The Wonder of the First Year

One of God's greatest gifts is watching a person become
The Wonder of the First Year

My husband, Jim, and I are new parents. And like all new parents, we hit a wall of exhaustion around 8 p.m. That's when we finally get our sweet little Emily to bed and can have some "couple time." For us, "couple time" consists of figuring out who has the energy to get plates out of the cupboard so we can eat a real meal and who gets to pick up Emily's trail of books, toys, and assorted shoes (she's into shoes right now).

Before long, we drag ourselves off to bed, more than ready for some sleep. As we turn out the lights and fade into dreamland, we look at each other and say, "Isn't she wonderful?"

People tend to think of the first year of parenting as a fraternity hazing—a test you have to get through before you can join the ranks of real parents. Near the end of my pregnancy, other mothers felt the need to tell me all the difficult parts of being a mother—the lack of sleep, the mess, the stress, the absence of a sex life. Their intent was to prepare me for the sometimes-rough road ahead. But nobody told me how amazing that first year is.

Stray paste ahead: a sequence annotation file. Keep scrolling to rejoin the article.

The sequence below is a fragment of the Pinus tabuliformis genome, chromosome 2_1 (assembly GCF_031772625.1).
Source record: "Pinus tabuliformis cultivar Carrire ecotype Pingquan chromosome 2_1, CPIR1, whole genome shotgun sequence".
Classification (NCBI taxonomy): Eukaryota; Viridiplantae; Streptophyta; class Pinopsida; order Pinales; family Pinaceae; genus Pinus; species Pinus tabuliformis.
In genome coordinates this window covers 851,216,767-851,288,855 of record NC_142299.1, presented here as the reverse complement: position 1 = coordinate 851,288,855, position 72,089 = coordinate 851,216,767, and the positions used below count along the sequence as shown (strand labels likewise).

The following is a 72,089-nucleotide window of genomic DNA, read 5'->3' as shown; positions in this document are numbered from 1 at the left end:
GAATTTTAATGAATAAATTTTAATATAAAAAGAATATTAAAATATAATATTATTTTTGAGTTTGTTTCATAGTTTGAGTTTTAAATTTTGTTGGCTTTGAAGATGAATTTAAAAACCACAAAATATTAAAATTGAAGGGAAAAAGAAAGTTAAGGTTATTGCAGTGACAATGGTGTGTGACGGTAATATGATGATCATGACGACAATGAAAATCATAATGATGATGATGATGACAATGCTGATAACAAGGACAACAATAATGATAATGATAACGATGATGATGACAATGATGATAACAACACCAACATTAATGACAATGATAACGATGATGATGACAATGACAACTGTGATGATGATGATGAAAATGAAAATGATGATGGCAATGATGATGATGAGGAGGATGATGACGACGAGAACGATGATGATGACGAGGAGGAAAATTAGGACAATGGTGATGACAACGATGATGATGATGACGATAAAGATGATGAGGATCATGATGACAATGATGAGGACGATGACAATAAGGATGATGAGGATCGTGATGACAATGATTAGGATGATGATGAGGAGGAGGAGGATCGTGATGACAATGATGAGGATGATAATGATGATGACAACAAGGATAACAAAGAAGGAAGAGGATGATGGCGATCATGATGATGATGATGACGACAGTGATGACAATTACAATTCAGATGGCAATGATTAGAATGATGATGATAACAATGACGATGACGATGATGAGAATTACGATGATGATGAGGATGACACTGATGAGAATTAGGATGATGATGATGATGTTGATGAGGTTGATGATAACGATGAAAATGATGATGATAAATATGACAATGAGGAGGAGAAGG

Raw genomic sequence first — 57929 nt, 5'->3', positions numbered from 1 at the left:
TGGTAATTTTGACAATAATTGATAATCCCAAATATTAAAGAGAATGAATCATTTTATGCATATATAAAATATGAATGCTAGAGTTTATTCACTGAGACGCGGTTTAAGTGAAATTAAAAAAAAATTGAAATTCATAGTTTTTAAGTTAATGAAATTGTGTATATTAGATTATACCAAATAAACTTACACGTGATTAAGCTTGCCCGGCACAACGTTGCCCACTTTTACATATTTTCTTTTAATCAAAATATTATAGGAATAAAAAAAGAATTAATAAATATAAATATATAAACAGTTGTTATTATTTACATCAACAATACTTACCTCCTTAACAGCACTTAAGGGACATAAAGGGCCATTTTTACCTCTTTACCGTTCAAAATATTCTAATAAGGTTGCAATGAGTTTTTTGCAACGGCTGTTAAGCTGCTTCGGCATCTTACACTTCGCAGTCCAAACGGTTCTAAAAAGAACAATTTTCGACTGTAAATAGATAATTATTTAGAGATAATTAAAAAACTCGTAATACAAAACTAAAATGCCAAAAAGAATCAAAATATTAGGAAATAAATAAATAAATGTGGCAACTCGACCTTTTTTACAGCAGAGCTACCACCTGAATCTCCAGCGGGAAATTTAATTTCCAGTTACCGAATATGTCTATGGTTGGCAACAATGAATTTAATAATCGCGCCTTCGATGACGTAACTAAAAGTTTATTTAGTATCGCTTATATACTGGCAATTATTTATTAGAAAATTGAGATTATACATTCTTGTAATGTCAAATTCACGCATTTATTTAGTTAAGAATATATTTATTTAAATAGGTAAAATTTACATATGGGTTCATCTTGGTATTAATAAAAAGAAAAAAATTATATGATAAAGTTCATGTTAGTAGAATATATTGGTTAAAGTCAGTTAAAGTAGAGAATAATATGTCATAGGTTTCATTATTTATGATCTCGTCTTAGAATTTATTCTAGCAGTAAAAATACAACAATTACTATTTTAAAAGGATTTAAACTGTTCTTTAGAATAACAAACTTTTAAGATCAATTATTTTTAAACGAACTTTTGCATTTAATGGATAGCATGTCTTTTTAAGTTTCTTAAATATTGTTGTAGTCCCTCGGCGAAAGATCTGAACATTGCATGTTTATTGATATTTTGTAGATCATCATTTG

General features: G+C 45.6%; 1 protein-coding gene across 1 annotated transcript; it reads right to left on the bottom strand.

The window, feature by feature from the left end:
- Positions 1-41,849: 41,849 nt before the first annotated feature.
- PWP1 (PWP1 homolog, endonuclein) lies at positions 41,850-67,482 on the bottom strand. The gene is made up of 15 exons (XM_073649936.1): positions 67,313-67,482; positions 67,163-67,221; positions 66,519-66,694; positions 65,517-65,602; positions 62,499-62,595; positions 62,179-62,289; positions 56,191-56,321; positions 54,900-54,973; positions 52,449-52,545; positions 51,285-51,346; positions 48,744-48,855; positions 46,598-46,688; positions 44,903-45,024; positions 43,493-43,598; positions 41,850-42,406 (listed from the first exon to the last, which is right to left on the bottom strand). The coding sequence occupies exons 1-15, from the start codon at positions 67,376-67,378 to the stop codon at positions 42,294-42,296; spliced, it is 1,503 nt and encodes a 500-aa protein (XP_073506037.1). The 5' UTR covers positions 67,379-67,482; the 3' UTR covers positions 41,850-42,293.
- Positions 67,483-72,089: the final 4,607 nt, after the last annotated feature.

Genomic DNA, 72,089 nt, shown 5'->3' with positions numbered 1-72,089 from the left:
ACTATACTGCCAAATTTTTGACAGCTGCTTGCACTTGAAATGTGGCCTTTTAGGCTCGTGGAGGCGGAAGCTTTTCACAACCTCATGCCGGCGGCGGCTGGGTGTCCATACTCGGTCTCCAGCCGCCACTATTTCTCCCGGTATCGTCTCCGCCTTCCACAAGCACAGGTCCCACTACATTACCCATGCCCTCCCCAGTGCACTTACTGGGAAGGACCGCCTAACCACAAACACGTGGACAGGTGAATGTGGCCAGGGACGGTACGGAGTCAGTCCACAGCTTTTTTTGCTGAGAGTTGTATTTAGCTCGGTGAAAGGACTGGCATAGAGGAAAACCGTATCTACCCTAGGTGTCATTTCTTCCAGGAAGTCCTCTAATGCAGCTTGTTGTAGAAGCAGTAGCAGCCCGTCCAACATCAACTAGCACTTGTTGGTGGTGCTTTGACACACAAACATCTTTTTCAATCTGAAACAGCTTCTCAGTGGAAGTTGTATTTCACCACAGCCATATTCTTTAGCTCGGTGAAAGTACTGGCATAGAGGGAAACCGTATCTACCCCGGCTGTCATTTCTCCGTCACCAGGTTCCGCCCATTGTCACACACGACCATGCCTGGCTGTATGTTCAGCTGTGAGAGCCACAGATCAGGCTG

No one ever told me that watching a child grow and change is one of God's greatest gifts. Even if they had, I don't think I could have grasped what they meant. Really, there aren't words for what it feels like to be a parent. Our vocabulary can't wholly explain the wonder of the first year.

The other night, Jim and I were talking about Emily, like we usually do. He asked me, "What's been the best part of being a mom?"

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May 25

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